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I read from the DB a long json. I want just one attribute of that json.

I have got two options: a. Create an interface for that json and deserialize to that interface. (Is it an overkill as I need just one attribute ?) b. Find the substring I need (regex? )

which one is preferred ?

update: I'm using .net 3.5

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7 Answers 7

up vote 23 down vote accepted

Why don't you deserialize using JSON.NET's "LINQ to JSON" approach (JObject etc) and just ask for the value you need by name?

That's sufficiently dynamic so you don't need to create an interface for everything, but it's a lot less brittle than using a regex.

JObject json = JObject.Parse(text);
JToken value = json["foo"]["bar"];

(I believe JSON.NET also support's dynamic in .NET 4, but there's no particular need to use it here.)

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Regex must be absolutely out of any discussion. Just forget about it, it's as if it never existed.

Creating and working with strong types is a good thing and probably the way I would go.

But if you want, you could also use dynamic:

class Program
{
    static void Main()
    {
        var json = "{ 'foo': { 'bar': 'bar value', 'baz': [ 1, 2, 3 ] } }";
        var serializer = new JavaScriptSerializer();
        dynamic value = serializer.DeserializeObject(json);
        Console.WriteLine(value["foo"]["baz"][1]);
    }
}

prints 2 on the console.

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I'm using c# 3.5 I don't think there is dynamic type. right ? –  Elad Benda Sep 20 '11 at 13:40
2  
@Elad Benda, no there isn't. Well then you could use Json.NET which offers a similar syntax. –  Darin Dimitrov Sep 20 '11 at 13:42

On .NET 4:

You can do something kind of like what you want minus the need for regex (and you shouldn't use regex for something like this!) by using the dynamic feature of C# 4.0 described here: http://www.drowningintechnicaldebt.com/ShawnWeisfeld/archive/2010/08/22/using-c-4.0-and-dynamic-to-parse-json.aspx

The only downside is that you can't guarantee what the exact structure of the object is.

The upswing is that instead of accessing members via yourDynamicObject['blah'], it's the more duck-type-ish yourDynamicObject.blah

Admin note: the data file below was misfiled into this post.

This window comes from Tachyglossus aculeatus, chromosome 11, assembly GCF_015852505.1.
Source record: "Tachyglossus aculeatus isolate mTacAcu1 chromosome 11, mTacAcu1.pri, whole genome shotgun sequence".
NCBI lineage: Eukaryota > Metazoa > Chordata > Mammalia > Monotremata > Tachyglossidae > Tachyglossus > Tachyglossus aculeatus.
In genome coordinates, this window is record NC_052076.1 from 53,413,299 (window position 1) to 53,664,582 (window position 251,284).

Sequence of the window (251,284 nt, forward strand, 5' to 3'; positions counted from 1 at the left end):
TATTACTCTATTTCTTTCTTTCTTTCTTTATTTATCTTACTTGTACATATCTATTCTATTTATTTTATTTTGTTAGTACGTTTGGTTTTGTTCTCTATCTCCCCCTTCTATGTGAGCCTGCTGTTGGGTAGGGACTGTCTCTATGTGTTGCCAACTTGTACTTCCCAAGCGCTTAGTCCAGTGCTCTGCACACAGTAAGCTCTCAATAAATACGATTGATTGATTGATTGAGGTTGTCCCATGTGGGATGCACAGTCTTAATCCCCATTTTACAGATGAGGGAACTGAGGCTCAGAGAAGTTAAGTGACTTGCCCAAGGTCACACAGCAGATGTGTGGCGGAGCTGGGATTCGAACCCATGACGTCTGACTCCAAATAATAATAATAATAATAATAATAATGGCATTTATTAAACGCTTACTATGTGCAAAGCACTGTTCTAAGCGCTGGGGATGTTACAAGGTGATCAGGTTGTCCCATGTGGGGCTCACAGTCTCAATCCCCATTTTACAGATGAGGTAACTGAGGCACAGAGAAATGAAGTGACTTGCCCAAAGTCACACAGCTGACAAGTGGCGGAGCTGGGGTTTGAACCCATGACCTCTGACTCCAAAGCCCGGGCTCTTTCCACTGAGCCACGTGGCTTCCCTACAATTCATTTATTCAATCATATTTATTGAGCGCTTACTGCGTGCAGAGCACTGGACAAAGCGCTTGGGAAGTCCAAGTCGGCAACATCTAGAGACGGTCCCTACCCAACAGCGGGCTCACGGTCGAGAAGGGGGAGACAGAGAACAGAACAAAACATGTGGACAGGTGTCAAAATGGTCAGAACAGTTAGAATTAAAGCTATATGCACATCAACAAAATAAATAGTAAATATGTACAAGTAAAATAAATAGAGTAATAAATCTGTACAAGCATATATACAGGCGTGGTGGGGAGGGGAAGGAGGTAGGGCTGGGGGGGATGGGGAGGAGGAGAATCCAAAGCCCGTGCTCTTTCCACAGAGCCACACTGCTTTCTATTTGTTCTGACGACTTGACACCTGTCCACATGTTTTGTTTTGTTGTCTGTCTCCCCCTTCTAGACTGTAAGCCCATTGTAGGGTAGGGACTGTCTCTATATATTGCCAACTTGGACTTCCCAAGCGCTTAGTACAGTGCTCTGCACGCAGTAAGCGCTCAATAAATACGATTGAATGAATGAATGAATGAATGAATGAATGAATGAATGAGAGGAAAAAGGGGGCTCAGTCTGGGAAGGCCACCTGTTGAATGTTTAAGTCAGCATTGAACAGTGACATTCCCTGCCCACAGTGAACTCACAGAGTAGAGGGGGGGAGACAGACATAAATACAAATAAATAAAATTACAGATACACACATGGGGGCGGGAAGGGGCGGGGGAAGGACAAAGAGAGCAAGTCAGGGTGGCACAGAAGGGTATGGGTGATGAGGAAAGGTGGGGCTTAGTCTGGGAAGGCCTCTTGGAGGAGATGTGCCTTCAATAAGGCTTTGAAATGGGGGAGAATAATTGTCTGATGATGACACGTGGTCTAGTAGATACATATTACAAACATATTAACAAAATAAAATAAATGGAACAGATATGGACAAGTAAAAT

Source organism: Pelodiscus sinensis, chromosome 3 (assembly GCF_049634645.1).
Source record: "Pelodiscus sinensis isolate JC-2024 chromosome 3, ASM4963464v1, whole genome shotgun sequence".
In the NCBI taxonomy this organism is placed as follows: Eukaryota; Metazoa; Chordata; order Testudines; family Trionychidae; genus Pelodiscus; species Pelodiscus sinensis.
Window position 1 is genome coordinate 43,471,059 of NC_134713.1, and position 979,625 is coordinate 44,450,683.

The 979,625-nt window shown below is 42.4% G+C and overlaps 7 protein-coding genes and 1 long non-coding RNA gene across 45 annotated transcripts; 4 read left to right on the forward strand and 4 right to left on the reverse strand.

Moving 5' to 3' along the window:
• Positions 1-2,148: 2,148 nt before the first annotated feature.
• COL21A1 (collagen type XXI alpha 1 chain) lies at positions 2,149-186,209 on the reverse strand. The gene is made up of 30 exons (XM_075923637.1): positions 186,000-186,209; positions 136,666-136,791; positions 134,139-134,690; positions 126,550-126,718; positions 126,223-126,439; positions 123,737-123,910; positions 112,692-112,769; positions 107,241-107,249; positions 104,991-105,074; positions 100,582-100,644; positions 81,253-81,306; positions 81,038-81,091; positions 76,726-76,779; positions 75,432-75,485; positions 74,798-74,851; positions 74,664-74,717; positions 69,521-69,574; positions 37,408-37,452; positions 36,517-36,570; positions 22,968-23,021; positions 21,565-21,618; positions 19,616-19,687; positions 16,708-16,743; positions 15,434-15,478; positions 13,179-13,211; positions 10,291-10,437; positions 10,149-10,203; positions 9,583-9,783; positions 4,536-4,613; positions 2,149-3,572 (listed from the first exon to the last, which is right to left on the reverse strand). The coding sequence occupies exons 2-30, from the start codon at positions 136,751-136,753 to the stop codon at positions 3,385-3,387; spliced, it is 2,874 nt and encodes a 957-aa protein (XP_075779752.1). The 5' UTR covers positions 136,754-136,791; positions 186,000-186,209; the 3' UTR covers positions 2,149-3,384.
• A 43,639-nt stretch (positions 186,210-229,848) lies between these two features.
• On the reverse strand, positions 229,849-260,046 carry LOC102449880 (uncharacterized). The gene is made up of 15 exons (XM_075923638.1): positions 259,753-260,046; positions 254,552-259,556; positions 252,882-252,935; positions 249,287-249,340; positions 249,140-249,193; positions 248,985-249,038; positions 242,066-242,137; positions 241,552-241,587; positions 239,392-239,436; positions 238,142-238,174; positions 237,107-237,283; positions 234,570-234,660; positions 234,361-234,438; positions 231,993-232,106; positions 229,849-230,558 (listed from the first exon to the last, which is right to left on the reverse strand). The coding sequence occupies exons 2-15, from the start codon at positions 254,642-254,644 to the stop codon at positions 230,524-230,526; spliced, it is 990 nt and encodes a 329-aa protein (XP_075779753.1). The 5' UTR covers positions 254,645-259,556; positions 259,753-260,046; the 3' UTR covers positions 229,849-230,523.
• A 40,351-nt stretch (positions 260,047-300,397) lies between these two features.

On .NET 3.5:

You can use Json.NET: http://json.codeplex.com/

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Old thread, but here goes another method on .NET 3.5: you can cast the object returned by DeserializeObject to a Dictionary<String, Object>. It's kind of the same solution as using the .NET 4.0 dynamic keyword:

JavaScriptSerializer serializer = new JavaScriptSerializer();
Object obj = serializer.DeserializeObject("{ 'name': 'vinicius fonseca', 'age': 31 }");
Dictionary<String, Object> ret = (Dictionary<String, Object>)obj;
Console.WriteLine(ret["name"].GetType().Name); // Output: String
Console.WriteLine(ret["name"].ToString()); // Output: vinicius fonseca
Console.WriteLine(ret["age"].GetType().Name); // Output: Int32
Console.WriteLine(ret["age"].ToString()); // Output: 31

Hope it helps someone.

Regards

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It depends.

Option A is the more strict, disciplined, and formal way. Yet, again like you said it may be overkill. How fat is that json? Long term, Option A leaves the future potential possibility that you may need to use more than one property.

Option B is definitely more informal and straight forward. It will definitely work today, but may require a different solution in the future.

Thus, maybe you would want to wrap the entire process in a method to hide the implementation from the calling client. Return your custom object with only the lone property populated. Then, if the need arises in the future you can change the method to utilize full tilt deserialization.

Note: I do not think deserialization to an anonymous type in C# 3.5 is possible.

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Finding the substring is a dangerous optimisation.

Is it worth optimising the process (compared to a JSON deserialization) and safe to do such a lookup ? We can't answer yes because it's mostly dependent on the context. But I feel like saying NO because it's obviously looking for trouble: Even if it works now, it may get broken in the future when the structure or contents of you object changes.

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You can do:

var result = JsonConvert.DeserializeAnonymousType(json, new { Foo="", Bar=""});

This will return a dynamic object with the fields you defined.

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Could you please elaborate more your answer adding a little more description about the solution you provide? –  abarisone May 25 at 13:42

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